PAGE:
City are quoting a profit of £1.1 million for the year. This is however after taking into account gains on player disposals. Whilst we expect to see clubs making a profit on player sales each year due to the way player signings are treated in the accounts, this figure is volatile as it depends on individual player disposals.

Excluding player disposals, City’s EBIT (which is ‘recurring’ profit before interest and tax) was a loss of £30.2million, compared to a profit of £2.8m the previous season.

Adding back the non-cash expenses in the form of depreciation and amortisation gives an EBITDA profit of £105 million, which is very close to the previous year’s £109m. United made an EBITDA profit of £200m and Arsenal £145m, reflecting City’s relative generosity in terms of wages compared to the two other clubs.

City had a negative tax expense in 2016/17.

Player activity

City spent £203.5 million on the likes of Stones, Jesus, Gundogan and Sane in 2016/17 (what about Nolito and Claudio Bravo some of you will of course also cry? We’ve not mentioned them as they are, in the words of former Manchester legend Frank Sidebottom, a bit bobbins, and we don’t want to embarrass Pep, especially as my wife fancies him).

If these players are each on five year contracts then this gives an extra amortisation cost of £40.6 million (£203.5/5), which ties into the cost analysis above.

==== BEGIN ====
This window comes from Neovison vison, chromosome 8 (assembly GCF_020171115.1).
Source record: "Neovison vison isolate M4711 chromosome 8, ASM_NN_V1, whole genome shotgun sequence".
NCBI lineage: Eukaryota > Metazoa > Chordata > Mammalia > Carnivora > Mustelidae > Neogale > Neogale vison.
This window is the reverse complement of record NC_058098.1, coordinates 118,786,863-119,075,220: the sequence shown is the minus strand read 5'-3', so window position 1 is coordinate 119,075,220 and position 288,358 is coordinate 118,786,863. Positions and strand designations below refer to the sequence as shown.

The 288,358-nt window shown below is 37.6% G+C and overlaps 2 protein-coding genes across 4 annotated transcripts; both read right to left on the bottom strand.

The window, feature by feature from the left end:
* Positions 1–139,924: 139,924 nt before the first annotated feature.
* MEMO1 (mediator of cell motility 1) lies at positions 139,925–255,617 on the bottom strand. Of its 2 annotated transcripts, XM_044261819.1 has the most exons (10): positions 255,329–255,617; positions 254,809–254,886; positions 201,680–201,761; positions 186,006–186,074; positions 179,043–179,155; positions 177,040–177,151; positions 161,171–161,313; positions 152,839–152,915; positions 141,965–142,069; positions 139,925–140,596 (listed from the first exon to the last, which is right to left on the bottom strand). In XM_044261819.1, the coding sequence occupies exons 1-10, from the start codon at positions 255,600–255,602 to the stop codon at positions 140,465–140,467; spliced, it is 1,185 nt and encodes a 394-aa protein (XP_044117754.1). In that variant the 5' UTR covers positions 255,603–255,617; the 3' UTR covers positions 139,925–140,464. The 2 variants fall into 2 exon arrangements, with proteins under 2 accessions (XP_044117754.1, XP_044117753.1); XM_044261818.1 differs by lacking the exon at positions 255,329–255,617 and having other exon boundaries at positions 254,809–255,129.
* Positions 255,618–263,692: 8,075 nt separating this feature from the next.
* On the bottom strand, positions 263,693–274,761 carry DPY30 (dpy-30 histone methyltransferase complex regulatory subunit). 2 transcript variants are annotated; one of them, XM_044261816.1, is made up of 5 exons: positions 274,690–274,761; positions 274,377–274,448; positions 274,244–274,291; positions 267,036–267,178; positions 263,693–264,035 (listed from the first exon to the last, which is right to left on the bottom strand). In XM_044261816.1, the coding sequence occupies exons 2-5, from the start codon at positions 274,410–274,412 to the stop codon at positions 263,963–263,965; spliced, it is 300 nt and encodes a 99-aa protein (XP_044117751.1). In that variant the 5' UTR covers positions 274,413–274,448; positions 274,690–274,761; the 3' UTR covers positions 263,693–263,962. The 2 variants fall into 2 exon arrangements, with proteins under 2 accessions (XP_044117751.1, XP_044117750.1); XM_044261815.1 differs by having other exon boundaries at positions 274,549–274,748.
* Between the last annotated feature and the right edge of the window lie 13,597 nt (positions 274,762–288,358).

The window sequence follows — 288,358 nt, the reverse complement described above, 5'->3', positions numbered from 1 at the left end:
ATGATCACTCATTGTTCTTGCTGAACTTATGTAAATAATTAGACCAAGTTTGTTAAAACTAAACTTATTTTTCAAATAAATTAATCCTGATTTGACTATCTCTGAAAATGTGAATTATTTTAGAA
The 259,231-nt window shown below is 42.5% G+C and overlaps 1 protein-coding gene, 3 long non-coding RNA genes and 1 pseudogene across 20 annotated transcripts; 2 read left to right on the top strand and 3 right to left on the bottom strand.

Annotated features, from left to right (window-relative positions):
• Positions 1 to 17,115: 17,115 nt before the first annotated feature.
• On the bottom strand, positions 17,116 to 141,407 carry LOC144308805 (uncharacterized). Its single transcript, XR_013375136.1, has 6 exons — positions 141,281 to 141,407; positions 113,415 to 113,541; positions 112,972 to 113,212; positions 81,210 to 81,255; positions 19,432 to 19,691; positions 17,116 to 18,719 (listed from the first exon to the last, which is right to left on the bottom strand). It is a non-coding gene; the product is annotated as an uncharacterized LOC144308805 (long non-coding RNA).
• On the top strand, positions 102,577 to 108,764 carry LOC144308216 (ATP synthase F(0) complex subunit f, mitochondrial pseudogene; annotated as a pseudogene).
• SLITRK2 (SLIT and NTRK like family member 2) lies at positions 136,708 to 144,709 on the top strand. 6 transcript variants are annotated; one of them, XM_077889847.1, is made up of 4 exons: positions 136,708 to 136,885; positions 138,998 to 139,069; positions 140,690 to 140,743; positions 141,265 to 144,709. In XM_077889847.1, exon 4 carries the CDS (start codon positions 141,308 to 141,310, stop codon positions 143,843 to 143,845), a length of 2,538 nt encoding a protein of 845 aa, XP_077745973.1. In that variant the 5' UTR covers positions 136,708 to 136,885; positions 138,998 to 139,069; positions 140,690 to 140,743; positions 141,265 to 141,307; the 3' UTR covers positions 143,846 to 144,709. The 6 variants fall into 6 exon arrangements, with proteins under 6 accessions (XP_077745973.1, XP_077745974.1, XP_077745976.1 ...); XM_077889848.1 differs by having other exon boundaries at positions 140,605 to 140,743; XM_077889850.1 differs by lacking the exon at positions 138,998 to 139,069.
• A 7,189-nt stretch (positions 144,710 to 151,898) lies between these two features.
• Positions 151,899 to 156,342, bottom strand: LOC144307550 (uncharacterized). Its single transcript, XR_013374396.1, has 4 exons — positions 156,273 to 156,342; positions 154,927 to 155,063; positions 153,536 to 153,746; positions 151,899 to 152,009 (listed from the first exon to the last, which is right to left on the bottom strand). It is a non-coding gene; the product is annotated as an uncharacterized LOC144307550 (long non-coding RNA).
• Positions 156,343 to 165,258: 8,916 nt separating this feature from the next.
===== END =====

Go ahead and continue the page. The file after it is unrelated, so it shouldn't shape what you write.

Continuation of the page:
In terms of disposals, City sold players for £51 million, to give a net spend for 2016/17 of £153m.

Hidden in the footnotes to the City accounts are a couple of interesting figures (interesting only to those who are still reading this tedious summary we suspect). The first is contingent liabilities. This is the sum City have to pay to players and former clubs if certain achievements (appearances, trophies, international caps etc.) are met. This is £111 million at the end of June 2017.

City had a spending spree in Summer 2017, mainly on signing Mendy, Walker, Bernardo Silva, Ederson and Danilo. A number of players left the club too, but the accounts reveal a net spend of £161 million in the window.

Summary

City’s owners are not motivated by making profits, so the breakeven in the year is more to do with keeping the beancounters at UEFA happy more than bringing a smile to face of Sheik Mansour.

Their business model in relation to being part of a group with tentacles in many clubs across the globe will fuel idle gossip and accusations from the club’s detractors.

For those who think that all this financial analysis is a load of old cobblers, there’s a case for saying, just watch the football, which is possibly the best seen in the Premier League since its inception (although of course no trophies are won in November).

Financial Summary

Key figures from the accounts shown below

 

Hull City 2017: Marooned in Flamingoland

Introduction
They came, they saw, they went back to the Championship. If ever a club in recent years deserves the ‘Yo-Yo’ label, it is Hull City. In the ten seasons commencing 2007-8 the club has been promoted and relegated three times.

Hull were promoted via the playoffs in May 2016, but spent the summer in limbo, with a clear conflict between the owner Assem Allam and manager Steve Bruce, presumably over recruitment.